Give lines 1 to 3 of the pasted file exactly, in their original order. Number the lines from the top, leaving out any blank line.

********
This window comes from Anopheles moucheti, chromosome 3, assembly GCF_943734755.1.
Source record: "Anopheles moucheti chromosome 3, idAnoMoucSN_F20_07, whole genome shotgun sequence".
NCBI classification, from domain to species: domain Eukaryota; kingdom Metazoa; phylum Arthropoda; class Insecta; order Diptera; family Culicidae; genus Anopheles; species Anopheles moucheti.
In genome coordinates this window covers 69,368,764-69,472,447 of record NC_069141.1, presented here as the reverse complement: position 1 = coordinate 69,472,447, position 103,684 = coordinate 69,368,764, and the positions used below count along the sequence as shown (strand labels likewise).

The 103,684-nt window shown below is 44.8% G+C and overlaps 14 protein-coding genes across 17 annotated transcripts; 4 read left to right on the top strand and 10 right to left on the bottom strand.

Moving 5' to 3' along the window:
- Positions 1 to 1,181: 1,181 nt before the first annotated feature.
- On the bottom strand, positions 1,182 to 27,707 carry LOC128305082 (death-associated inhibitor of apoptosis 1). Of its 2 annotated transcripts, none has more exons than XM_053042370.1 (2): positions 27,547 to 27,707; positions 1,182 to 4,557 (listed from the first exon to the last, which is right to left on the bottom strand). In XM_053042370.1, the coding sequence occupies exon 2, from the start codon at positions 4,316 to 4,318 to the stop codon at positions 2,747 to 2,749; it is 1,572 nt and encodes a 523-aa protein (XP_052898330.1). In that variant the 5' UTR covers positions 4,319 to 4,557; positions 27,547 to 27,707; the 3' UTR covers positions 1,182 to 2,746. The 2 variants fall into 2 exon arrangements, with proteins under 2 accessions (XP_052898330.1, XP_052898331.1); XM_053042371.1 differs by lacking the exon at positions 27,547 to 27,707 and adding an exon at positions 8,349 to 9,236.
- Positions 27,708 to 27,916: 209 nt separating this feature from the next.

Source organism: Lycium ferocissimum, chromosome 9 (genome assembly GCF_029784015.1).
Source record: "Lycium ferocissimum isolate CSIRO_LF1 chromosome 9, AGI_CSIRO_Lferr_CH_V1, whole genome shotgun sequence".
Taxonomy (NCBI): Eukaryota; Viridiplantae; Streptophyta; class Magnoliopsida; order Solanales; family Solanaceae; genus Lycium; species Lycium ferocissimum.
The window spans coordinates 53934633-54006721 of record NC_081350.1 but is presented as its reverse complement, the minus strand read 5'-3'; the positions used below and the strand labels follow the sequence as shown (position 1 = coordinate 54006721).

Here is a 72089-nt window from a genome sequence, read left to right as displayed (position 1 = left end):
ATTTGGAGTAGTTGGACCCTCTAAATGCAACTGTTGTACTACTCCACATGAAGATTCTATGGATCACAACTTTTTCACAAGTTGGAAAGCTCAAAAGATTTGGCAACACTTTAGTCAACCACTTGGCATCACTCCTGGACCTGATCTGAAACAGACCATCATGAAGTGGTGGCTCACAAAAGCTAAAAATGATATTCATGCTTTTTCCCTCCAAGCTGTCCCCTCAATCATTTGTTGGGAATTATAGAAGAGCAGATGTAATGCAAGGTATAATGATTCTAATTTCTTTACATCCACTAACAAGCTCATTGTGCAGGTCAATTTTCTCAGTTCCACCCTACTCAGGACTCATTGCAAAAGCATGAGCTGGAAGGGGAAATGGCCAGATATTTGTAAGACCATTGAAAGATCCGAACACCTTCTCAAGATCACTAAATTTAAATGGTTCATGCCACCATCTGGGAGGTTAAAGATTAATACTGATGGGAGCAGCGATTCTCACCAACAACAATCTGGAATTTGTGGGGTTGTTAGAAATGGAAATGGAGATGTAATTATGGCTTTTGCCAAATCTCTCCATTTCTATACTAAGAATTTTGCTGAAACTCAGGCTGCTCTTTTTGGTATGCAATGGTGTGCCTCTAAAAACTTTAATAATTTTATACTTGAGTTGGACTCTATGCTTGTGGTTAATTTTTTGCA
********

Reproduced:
This window comes from Anopheles moucheti, chromosome 3, assembly GCF_943734755.1.
Source record: "Anopheles moucheti chromosome 3, idAnoMoucSN_F20_07, whole genome shotgun sequence".
NCBI classification, from domain to species: domain Eukaryota; kingdom Metazoa; phylum Arthropoda; class Insecta; order Diptera; family Culicidae; genus Anopheles; species Anopheles moucheti.